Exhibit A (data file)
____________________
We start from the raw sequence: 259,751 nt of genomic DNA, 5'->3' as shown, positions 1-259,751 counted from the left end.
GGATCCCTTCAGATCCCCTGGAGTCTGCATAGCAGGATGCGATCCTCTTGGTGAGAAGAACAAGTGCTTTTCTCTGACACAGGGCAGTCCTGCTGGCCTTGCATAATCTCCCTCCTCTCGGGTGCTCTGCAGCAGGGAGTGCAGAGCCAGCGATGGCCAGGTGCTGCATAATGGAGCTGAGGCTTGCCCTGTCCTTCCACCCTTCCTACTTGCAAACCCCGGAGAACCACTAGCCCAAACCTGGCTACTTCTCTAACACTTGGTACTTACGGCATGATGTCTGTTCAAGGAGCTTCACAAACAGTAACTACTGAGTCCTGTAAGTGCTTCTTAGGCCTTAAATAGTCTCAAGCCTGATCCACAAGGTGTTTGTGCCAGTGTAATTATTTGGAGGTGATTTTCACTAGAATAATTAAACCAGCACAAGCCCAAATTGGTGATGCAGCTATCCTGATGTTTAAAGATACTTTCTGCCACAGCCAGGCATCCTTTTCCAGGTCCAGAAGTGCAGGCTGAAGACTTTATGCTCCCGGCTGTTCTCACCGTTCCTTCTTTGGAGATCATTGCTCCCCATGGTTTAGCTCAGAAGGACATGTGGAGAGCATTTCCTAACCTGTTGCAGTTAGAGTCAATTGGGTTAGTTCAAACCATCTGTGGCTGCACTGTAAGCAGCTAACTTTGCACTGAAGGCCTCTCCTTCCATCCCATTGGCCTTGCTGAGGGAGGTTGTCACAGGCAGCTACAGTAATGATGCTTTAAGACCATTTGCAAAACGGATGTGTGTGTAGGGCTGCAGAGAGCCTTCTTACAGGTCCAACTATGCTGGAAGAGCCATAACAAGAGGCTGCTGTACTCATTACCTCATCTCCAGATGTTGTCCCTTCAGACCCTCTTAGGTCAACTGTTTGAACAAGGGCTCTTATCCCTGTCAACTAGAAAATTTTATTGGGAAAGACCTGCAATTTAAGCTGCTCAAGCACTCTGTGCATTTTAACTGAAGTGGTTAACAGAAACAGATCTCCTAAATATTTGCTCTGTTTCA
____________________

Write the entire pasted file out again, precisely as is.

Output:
We start from the raw sequence: 259,751 nt of genomic DNA, 5'->3' as shown, positions 1-259,751 counted from the left end.
GGATCCCTTCAGATCCCCTGGAGTCTGCATAGCAGGATGCGATCCTCTTGGTGAGAAGAACAAGTGCTTTTCTCTGACACAGGGCAGTCCTGCTGGCCTTGCATAATCTCCCTCCTCTCGGGTGCTCTGCAGCAGGGAGTGCAGAGCCAGCGATGGCCAGGTGCTGCATAATGGAGCTGAGGCTTGCCCTGTCCTTCCACCCTTCCTACTTGCAAACCCCGGAGAACCACTAGCCCAAACCTGGCTACTTCTCTAACACTTGGTACTTACGGCATGATGTCTGTTCAAGGAGCTTCACAAACAGTAACTACTGAGTCCTGTAAGTGCTTCTTAGGCCTTAAATAGTCTCAAGCCTGATCCACAAGGTGTTTGTGCCAGTGTAATTATTTGGAGGTGATTTTCACTAGAATAATTAAACCAGCACAAGCCCAAATTGGTGATGCAGCTATCCTGATGTTTAAAGATACTTTCTGCCACAGCCAGGCATCCTTTTCCAGGTCCAGAAGTGCAGGCTGAAGACTTTATGCTCCCGGCTGTTCTCACCGTTCCTTCTTTGGAGATCATTGCTCCCCATGGTTTAGCTCAGAAGGACATGTGGAGAGCATTTCCTAACCTGTTGCAGTTAGAGTCAATTGGGTTAGTTCAAACCATCTGTGGCTGCACTGTAAGCAGCTAACTTTGCACTGAAGGCCTCTCCTTCCATCCCATTGGCCTTGCTGAGGGAGGTTGTCACAGGCAGCTACAGTAATGATGCTTTAAGACCATTTGCAAAACGGATGTGTGTGTAGGGCTGCAGAGAGCCTTCTTACAGGTCCAACTATGCTGGAAGAGCCATAACAAGAGGCTGCTGTACTCATTACCTCATCTCCAGATGTTGTCCCTTCAGACCCTCTTAGGTCAACTGTTTGAACAAGGGCTCTTATCCCTGTCAACTAGAAAATTTTATTGGGAAAGACCTGCAATTTAAGCTGCTCAAGCACTCTGTGCATTTTAACTGAAGTGGTTAACAGAAACAGATCTCCTAAATATTTGCTCTGTTTCA